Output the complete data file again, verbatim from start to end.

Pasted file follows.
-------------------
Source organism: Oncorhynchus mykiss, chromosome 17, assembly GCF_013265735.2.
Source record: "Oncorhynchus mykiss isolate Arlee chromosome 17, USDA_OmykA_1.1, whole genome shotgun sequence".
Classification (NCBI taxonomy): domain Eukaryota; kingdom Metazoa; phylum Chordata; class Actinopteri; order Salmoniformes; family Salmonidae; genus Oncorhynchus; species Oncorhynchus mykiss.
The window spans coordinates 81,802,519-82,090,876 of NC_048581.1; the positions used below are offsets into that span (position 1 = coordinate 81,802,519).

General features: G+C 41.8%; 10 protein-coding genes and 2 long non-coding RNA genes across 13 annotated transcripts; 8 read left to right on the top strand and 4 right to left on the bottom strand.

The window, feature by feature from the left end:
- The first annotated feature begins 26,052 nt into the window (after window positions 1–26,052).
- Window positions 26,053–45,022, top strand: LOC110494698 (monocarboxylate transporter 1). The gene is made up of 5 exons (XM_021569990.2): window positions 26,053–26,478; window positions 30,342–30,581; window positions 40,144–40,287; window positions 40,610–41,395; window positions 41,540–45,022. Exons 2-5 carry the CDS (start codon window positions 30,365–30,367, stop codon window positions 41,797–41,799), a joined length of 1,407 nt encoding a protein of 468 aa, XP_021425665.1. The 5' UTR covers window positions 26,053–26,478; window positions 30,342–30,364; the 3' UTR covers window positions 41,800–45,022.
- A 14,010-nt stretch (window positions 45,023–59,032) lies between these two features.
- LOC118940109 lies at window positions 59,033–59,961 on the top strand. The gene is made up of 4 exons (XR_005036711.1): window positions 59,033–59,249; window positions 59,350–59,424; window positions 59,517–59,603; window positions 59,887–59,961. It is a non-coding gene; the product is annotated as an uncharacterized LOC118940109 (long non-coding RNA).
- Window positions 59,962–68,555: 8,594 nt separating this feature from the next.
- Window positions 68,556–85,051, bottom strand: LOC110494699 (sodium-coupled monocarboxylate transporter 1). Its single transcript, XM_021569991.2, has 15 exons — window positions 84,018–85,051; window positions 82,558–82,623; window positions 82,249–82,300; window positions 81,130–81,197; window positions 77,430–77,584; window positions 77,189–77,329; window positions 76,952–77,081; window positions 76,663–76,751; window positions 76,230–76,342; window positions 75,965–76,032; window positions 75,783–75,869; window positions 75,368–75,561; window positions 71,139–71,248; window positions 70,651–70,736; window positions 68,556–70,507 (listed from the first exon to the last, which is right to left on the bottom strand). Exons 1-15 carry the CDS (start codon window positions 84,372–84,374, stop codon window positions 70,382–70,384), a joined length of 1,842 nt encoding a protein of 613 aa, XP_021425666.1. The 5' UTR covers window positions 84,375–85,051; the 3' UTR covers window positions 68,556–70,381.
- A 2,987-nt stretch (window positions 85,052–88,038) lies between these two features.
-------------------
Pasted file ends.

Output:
Source organism: Oncorhynchus mykiss, chromosome 17, assembly GCF_013265735.2.
Source record: "Oncorhynchus mykiss isolate Arlee chromosome 17, USDA_OmykA_1.1, whole genome shotgun sequence".
Classification (NCBI taxonomy): domain Eukaryota; kingdom Metazoa; phylum Chordata; class Actinopteri; order Salmoniformes; family Salmonidae; genus Oncorhynchus; species Oncorhynchus mykiss.
The window spans coordinates 81,802,519-82,090,876 of NC_048581.1; the positions used below are offsets into that span (position 1 = coordinate 81,802,519).

General features: G+C 41.8%; 10 protein-coding genes and 2 long non-coding RNA genes across 13 annotated transcripts; 8 read left to right on the top strand and 4 right to left on the bottom strand.

The window, feature by feature from the left end:
- The first annotated feature begins 26,052 nt into the window (after window positions 1–26,052).
- Window positions 26,053–45,022, top strand: LOC110494698 (monocarboxylate transporter 1). The gene is made up of 5 exons (XM_021569990.2): window positions 26,053–26,478; window positions 30,342–30,581; window positions 40,144–40,287; window positions 40,610–41,395; window positions 41,540–45,022. Exons 2-5 carry the CDS (start codon window positions 30,365–30,367, stop codon window positions 41,797–41,799), a joined length of 1,407 nt encoding a protein of 468 aa, XP_021425665.1. The 5' UTR covers window positions 26,053–26,478; window positions 30,342–30,364; the 3' UTR covers window positions 41,800–45,022.
- A 14,010-nt stretch (window positions 45,023–59,032) lies between these two features.
- LOC118940109 lies at window positions 59,033–59,961 on the top strand. The gene is made up of 4 exons (XR_005036711.1): window positions 59,033–59,249; window positions 59,350–59,424; window positions 59,517–59,603; window positions 59,887–59,961. It is a non-coding gene; the product is annotated as an uncharacterized LOC118940109 (long non-coding RNA).
- Window positions 59,962–68,555: 8,594 nt separating this feature from the next.
- Window positions 68,556–85,051, bottom strand: LOC110494699 (sodium-coupled monocarboxylate transporter 1). Its single transcript, XM_021569991.2, has 15 exons — window positions 84,018–85,051; window positions 82,558–82,623; window positions 82,249–82,300; window positions 81,130–81,197; window positions 77,430–77,584; window positions 77,189–77,329; window positions 76,952–77,081; window positions 76,663–76,751; window positions 76,230–76,342; window positions 75,965–76,032; window positions 75,783–75,869; window positions 75,368–75,561; window positions 71,139–71,248; window positions 70,651–70,736; window positions 68,556–70,507 (listed from the first exon to the last, which is right to left on the bottom strand). Exons 1-15 carry the CDS (start codon window positions 84,372–84,374, stop codon window positions 70,382–70,384), a joined length of 1,842 nt encoding a protein of 613 aa, XP_021425666.1. The 5' UTR covers window positions 84,375–85,051; the 3' UTR covers window positions 68,556–70,381.
- A 2,987-nt stretch (window positions 85,052–88,038) lies between these two features.